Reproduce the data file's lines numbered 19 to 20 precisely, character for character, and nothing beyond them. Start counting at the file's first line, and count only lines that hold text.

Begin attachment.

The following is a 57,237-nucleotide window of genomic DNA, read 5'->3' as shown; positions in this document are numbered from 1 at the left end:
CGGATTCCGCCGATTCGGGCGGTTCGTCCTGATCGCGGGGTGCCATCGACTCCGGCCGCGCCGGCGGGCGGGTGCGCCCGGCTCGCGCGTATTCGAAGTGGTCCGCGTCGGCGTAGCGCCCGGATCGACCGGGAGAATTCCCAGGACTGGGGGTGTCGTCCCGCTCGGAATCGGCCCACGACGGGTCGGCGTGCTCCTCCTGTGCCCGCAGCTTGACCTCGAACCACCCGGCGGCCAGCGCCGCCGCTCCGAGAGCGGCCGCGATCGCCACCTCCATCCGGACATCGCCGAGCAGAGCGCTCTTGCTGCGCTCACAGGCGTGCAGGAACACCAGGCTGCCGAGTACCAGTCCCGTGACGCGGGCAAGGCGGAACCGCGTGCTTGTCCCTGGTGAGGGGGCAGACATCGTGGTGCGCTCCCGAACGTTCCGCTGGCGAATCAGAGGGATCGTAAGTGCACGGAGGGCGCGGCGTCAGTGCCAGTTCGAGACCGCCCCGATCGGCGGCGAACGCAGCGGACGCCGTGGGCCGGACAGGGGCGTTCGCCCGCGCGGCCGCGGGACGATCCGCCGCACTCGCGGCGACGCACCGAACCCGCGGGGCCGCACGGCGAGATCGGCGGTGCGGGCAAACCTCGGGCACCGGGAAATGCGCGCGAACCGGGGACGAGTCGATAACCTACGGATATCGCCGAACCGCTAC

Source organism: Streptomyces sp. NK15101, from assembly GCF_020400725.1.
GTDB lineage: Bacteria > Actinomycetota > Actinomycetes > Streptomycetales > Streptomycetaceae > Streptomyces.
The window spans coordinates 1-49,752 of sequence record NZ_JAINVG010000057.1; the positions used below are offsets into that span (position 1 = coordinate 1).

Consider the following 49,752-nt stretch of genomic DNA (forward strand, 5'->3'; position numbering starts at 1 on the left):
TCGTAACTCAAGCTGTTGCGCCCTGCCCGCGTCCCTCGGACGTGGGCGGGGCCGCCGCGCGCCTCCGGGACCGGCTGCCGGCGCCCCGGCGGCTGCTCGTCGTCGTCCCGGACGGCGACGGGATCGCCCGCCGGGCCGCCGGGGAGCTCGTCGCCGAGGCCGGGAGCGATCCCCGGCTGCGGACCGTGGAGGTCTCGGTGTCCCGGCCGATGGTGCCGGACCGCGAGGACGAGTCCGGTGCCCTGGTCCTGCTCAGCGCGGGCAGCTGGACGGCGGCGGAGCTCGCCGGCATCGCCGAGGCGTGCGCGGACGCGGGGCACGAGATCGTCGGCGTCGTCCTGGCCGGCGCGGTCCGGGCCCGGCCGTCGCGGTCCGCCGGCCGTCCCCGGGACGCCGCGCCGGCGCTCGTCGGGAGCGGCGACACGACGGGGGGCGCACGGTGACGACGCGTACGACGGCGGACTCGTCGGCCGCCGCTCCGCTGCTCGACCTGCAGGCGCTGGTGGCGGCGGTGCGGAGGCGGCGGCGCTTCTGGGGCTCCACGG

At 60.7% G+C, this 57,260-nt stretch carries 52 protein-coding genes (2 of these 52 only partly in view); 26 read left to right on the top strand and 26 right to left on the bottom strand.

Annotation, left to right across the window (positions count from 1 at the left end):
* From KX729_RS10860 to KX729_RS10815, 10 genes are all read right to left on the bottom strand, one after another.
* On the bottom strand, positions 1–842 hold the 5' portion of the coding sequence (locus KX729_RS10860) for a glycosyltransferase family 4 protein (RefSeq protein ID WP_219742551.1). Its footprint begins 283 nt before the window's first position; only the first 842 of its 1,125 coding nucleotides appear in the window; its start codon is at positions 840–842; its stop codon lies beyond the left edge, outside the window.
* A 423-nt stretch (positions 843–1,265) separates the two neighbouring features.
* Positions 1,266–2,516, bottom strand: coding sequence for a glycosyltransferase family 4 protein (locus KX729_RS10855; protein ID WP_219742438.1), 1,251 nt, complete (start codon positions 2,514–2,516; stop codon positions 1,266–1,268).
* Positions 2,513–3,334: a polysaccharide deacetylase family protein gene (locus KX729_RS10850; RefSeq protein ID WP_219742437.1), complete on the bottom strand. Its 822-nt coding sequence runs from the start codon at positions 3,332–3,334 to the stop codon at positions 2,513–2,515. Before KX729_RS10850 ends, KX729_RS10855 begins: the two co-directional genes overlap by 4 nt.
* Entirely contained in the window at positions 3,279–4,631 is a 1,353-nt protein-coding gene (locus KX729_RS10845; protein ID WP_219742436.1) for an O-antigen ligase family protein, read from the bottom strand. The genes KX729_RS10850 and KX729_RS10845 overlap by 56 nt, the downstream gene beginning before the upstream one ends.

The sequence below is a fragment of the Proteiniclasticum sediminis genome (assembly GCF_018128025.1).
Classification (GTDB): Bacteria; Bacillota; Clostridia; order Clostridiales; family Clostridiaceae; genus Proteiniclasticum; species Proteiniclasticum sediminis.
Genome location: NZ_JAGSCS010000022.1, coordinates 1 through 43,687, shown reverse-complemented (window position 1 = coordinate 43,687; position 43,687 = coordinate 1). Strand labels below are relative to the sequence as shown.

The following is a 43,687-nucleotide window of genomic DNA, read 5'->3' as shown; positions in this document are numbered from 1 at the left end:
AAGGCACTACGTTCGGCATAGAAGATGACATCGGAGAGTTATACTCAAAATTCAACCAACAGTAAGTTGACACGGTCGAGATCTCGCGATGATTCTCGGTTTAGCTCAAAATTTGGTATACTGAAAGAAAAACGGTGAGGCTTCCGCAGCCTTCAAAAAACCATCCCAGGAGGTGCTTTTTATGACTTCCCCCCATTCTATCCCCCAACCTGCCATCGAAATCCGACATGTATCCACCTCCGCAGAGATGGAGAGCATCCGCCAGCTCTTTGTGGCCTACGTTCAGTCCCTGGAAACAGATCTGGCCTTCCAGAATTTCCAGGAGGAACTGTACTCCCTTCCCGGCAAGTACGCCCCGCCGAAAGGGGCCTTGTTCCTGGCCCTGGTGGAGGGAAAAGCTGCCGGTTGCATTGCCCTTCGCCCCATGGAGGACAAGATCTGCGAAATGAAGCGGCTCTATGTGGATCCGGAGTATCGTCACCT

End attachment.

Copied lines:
The following is a 43,687-nucleotide window of genomic DNA, read 5'->3' as shown; positions in this document are numbered from 1 at the left end:
AAGGCACTACGTTCGGCATAGAAGATGACATCGGAGAGTTATACTCAAAATTCAACCAACAGTAAGTTGACACGGTCGAGATCTCGCGATGATTCTCGGTTTAGCTCAAAATTTGGTATACTGAAAGAAAAACGGTGAGGCTTCCGCAGCCTTCAAAAAACCATCCCAGGAGGTGCTTTTTATGACTTCCCCCCATTCTATCCCCCAACCTGCCATCGAAATCCGACATGTATCCACCTCCGCAGAGATGGAGAGCATCCGCCAGCTCTTTGTGGCCTACGTTCAGTCCCTGGAAACAGATCTGGCCTTCCAGAATTTCCAGGAGGAACTGTACTCCCTTCCCGGCAAGTACGCCCCGCCGAAAGGGGCCTTGTTCCTGGCCCTGGTGGAGGGAAAAGCTGCCGGTTGCATTGCCCTTCGCCCCATGGAGGACAAGATCTGCGAAATGAAGCGGCTCTATGTGGATCCGGAGTATCGTCACCT